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Lord Clinton-Davis: My Lords, will not that unsatisfactory situation continue to persist? It is an additional burden.

Viscount Goschen: My Lords, no. Of course, I accept that one cannot easily stamp out illegal signs and that there is a problem. However, increased access to legal, properly designed and located signs with the official authority of the local highway authority is preferable to unofficial, illegal, badly designed signs which could be found at inappropriate places. I fully accept the problem raised by my noble friend Lord Marlesford about unsightly illegal signs. I can assure him that the Government see that as an important issue.

My noble friend Lord Mountevans argued that white and brown signs should not indicate merely the type of destination that is being signed but should provide evidence that they meet certain quality standards. The eligibility criteria were tightened up in 1991 at the request of the tourist boards. That was intended to improve standards rather than because of any evidence that the widespread use of white and brown signs was having an unacceptable impact on the environment or causing any confusion at junctions. However, more recently we have been reviewing the policy of limiting eligibility for signing because of the many representations received by my department that it did not meet the needs of the tourism industry as a whole.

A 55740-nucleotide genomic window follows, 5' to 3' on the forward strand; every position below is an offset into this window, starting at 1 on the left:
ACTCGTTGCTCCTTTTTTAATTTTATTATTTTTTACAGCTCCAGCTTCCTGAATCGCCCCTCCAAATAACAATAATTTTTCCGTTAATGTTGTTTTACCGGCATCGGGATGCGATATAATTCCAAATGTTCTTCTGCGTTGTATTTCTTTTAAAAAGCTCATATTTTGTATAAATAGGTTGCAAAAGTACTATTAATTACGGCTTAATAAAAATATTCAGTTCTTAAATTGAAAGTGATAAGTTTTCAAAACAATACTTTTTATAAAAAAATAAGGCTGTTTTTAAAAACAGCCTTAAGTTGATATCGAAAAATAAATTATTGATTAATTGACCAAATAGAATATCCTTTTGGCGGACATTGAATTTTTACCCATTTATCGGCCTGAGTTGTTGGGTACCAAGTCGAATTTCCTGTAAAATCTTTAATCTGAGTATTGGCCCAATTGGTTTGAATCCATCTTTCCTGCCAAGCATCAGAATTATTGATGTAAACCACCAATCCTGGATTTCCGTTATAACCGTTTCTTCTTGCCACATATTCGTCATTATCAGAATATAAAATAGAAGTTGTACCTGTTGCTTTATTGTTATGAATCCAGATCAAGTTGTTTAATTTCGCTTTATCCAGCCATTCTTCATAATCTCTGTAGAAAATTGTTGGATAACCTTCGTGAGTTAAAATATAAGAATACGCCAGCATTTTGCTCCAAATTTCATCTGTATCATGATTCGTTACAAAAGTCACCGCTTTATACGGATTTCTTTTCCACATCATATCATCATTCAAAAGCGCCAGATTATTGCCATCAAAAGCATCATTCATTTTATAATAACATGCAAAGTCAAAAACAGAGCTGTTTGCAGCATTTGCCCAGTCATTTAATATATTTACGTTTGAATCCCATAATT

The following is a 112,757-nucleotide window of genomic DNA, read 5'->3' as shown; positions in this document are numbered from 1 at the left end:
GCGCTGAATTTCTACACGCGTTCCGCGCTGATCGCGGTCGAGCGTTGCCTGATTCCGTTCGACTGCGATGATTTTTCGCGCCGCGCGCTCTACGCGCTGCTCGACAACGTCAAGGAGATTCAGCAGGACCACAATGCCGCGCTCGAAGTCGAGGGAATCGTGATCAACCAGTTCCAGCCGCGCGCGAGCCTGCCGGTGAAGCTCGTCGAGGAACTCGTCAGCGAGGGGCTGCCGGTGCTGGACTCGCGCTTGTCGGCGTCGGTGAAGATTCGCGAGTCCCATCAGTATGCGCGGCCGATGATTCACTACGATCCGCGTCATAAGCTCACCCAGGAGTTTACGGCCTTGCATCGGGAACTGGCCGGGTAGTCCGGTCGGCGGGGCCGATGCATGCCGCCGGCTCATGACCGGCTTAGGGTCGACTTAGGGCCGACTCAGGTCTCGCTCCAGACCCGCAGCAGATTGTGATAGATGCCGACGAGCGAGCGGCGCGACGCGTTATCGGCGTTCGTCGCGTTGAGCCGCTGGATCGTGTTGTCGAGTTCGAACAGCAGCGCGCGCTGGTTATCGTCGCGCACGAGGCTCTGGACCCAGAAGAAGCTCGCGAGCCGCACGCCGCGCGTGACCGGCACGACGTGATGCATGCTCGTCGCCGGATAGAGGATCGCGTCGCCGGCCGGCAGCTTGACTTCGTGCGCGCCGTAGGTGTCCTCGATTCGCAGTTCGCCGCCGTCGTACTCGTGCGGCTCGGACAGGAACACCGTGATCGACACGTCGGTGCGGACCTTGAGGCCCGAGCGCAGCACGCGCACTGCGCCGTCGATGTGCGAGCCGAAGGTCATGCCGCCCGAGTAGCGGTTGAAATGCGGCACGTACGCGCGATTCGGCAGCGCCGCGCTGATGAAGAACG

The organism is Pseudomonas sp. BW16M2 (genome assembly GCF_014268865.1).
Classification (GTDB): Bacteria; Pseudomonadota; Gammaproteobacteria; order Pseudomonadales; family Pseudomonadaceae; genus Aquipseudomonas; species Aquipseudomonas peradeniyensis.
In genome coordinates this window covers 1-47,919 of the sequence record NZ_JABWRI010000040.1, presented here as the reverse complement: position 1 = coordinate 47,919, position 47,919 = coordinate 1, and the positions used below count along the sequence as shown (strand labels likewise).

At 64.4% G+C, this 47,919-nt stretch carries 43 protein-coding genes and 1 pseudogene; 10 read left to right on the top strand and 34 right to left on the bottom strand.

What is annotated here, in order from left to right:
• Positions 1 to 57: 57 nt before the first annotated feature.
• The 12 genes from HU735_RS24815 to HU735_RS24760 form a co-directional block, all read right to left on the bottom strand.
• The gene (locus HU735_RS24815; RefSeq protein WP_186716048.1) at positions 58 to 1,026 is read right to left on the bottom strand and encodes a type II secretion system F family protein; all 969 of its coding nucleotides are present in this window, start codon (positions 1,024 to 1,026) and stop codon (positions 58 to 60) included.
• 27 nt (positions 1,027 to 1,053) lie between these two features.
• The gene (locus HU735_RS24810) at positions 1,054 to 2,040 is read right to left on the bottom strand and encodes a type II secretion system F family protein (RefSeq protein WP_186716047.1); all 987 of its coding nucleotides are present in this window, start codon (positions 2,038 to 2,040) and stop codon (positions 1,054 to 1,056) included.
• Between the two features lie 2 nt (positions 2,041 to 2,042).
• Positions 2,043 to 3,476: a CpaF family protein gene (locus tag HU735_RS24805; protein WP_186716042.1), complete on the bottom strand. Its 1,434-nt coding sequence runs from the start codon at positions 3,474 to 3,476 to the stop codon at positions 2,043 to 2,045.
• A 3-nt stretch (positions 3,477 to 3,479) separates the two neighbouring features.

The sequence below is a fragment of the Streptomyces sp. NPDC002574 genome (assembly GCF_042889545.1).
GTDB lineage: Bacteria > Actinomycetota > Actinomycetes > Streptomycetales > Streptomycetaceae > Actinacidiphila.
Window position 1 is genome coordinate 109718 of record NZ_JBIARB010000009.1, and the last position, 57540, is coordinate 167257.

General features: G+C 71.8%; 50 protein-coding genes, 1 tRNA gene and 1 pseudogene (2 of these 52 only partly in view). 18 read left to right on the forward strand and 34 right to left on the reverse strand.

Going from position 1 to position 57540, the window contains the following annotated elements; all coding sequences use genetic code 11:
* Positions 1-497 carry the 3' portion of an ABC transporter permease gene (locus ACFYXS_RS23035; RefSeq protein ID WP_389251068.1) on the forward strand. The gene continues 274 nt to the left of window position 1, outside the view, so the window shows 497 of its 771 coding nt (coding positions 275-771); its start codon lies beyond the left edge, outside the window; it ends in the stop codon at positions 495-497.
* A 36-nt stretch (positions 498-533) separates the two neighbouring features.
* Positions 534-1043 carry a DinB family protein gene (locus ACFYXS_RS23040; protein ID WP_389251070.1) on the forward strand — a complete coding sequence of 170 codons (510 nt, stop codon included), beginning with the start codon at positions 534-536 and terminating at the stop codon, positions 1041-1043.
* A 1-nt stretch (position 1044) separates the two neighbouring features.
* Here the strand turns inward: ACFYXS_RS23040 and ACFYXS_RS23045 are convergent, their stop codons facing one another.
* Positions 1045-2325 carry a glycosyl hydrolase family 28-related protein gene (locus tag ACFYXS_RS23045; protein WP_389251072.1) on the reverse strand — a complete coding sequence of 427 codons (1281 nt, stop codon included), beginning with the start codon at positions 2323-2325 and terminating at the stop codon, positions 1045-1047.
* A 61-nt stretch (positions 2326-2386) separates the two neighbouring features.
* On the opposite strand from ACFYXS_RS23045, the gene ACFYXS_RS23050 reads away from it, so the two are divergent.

When we reviewed the policy we received strong representations that the white and brown signs should be available for a much wider range of tourist destinations and facilities than those recognised by tourist boards and that it should not be left to the tourist

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boards to decide which destinations and facilities should be signed. We also received representations that the procedures for applying for signs should be simplified.

The detailed proposals, which we circulated on 3rd April, reflect a policy that signing applications should be determined on the basis of local road conditions and the safety and environmental implications of erecting signs at particular locations, rather than central prescription or blanket policies. They also reflect the Government's view that it is not the function of traffic signs to control or maintain standards of service in the tourism industry and that white and brown signs, like other direction signs, indicate the route to a particular destination and not official approval of its quality. The determination of the quality of the attraction should not be related to the sign.